Synchronus Code Execution in iOS

December 26, 2016

“Asynchronus programming” is a polular term now-a-days. People are talking all over the internet about it. Specially when we have network/API calls, we should keep free the main thread, and do the network calling stuff in the background. Cause if we block the main thread, it won’t be able to respond to user interaction such as touch. Async calls can be executed on new/seperate threads synchronously, or can be scheduled in the main/other thread’s runloop. For an example, if you want to polulate a tableview/collectionView with some data from server, you need to show a loader, call the API asynchronously, when it finished after some time, show the data and refresh the table/collection view.

(Jump: Browse to the sample code on Github)

Let there be Sync!

But you sometimes need to execute a code block in a “Synchronous” way. That means you want to wait until a line of code or a bunch of code is finished, then let execute the next line. Just like one by one execution, the action will execute in synchronous within the runloop of your app.

Why & when we need this?

Well, if you want to execute some operations, which depends on each other, you need to run them synchronously. Suppose you have 2 service/API calls, once all of them are finished, you will combine them to show in the view. In this case, you need to know when all of them are loaded, as they might take variable time to load. So you need to keep track when all of them are finished. What we can do? Use a counter may be? Which will be decremented by one after every task is finished, and check when the counter hits zero, then execute the final rendering in the view. But its aot a good idea, using a counter, there are good things already in the iOS sdk to do this.

Ways of synchronous code execution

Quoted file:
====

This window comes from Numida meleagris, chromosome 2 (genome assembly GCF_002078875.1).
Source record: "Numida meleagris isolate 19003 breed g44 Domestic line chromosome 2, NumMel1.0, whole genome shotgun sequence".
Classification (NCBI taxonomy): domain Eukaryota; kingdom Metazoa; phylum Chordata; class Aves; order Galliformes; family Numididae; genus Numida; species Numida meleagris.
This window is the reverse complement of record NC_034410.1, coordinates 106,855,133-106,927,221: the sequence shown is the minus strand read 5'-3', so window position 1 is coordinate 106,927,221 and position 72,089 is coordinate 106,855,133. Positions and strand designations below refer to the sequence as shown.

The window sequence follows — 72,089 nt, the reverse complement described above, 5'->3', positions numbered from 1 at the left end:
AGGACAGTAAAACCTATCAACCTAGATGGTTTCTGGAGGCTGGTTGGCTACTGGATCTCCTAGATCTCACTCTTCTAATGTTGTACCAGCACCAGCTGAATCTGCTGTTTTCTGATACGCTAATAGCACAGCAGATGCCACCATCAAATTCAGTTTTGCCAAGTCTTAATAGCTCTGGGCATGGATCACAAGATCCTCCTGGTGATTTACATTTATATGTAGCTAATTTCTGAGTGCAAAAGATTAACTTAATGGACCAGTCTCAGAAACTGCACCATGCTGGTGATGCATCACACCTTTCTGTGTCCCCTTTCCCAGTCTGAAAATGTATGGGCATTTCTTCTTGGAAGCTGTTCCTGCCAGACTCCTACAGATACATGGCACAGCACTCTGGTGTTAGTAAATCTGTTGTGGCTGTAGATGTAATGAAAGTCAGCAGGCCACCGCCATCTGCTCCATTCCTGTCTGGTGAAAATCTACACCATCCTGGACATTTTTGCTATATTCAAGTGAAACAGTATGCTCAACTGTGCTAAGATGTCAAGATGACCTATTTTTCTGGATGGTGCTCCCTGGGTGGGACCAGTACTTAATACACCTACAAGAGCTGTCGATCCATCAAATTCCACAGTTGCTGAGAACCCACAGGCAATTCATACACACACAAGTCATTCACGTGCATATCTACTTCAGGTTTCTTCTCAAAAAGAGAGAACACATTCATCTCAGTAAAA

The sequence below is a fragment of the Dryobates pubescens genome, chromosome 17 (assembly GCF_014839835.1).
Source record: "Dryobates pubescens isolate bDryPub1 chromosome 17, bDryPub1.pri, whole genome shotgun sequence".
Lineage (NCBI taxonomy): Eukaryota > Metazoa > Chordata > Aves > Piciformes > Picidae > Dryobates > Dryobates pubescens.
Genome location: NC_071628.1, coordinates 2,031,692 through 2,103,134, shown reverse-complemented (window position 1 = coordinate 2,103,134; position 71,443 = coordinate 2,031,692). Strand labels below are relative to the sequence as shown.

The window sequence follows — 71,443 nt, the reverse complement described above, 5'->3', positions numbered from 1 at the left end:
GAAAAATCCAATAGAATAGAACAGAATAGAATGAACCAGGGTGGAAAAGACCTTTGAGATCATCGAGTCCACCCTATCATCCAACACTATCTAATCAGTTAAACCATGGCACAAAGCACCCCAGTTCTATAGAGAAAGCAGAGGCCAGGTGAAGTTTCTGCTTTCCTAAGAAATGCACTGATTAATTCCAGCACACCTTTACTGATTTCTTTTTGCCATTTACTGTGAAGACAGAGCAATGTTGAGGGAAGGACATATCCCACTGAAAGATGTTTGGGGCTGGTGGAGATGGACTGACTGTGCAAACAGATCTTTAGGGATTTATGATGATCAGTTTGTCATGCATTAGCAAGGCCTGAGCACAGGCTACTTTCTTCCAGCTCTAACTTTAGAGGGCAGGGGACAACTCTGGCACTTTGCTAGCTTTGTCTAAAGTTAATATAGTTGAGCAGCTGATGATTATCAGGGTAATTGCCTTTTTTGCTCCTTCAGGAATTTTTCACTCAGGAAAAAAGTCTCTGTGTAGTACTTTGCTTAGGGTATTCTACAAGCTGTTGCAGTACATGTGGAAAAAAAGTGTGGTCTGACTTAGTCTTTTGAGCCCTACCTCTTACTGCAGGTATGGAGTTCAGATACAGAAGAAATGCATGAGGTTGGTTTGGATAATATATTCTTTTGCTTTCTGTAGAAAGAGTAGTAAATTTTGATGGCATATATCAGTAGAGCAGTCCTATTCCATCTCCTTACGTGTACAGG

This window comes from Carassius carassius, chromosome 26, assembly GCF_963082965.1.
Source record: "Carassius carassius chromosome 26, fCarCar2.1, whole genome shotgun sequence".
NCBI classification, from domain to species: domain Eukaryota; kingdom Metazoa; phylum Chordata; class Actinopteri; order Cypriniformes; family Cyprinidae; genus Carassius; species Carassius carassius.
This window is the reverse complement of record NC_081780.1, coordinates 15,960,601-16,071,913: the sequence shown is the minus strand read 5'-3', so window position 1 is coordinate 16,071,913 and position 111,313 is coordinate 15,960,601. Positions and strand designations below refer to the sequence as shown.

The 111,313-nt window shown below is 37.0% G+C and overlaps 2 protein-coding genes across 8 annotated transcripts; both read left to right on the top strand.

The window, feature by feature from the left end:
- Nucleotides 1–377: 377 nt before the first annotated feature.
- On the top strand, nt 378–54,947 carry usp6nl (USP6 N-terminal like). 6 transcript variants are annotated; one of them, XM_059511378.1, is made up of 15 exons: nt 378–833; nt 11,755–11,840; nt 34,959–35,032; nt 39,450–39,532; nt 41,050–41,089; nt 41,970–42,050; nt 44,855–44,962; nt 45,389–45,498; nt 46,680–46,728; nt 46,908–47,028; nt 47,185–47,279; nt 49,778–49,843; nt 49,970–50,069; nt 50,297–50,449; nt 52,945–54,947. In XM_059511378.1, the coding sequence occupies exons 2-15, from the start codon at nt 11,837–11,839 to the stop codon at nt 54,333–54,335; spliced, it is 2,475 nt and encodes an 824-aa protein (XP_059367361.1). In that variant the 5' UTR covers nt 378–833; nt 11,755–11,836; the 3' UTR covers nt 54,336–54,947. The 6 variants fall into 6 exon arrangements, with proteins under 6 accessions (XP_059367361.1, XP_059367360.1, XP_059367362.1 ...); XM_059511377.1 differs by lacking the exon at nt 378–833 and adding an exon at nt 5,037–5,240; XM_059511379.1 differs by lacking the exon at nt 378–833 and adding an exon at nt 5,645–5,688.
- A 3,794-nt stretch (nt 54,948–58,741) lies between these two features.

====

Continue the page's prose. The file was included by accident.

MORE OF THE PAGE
There are several options, like GCD dispatch sync.

dispatch_sync(my_custom_bacground_queue, ^{ /* do your stuff */ });

If you want to wait in a line/bunch of code from main queue/thread, and then execute the next line when the previous line/bunch of code is done executing in the background thread, you can use semaphores…

	__block NSData *responseData = nil;   
		dispatch_semaphore_t semaphore = dispatch_semaphore_create(0);
        //following API call is inititated from main queue
		[SomeNetworkClass callAPIWithParams:params completionHandler:^(NSData *response, NSError *error) 
        //response callback block is called from background thread
			responseData = [NSData dataWithData:response];
	dispatch_semaphore_wait(semaphore, DISPATCH_TIME_FOREVER); 
	return responseData;

NOTE: If the callback block of the API call is delivered in main thread instead of background thread, you’r app will be stuck in the “dispatch_semaphore_wait” line, cause the main thread will never execute the callback as it is paused and waiting for “dispatch_semaphore_signal” to resume. If you end up in this deadlock situation, make sure that the response callback is executed in the background thread. i.e: For AFNetworking, by default all the success/failure callbacks are delivered in the main queue, you have to set the “completionQueue” property of the AFHTTPSessionManager or AFURLSessionManager to a custom queue.

I personally like dispatch groups. Here is a sample code for a class which I use for using dispatch groups. I usually use this class as a singletone so that I can use this from anywhere of my code anytime I want.

You can just copy the class (DispatchGroup.h + DispatchGroup.m) in your project, and use them as shown in the sample MySampleViewController.m, hasle free.

Dont forget to explore and star my github repos, comment if you have something in your mind 😊

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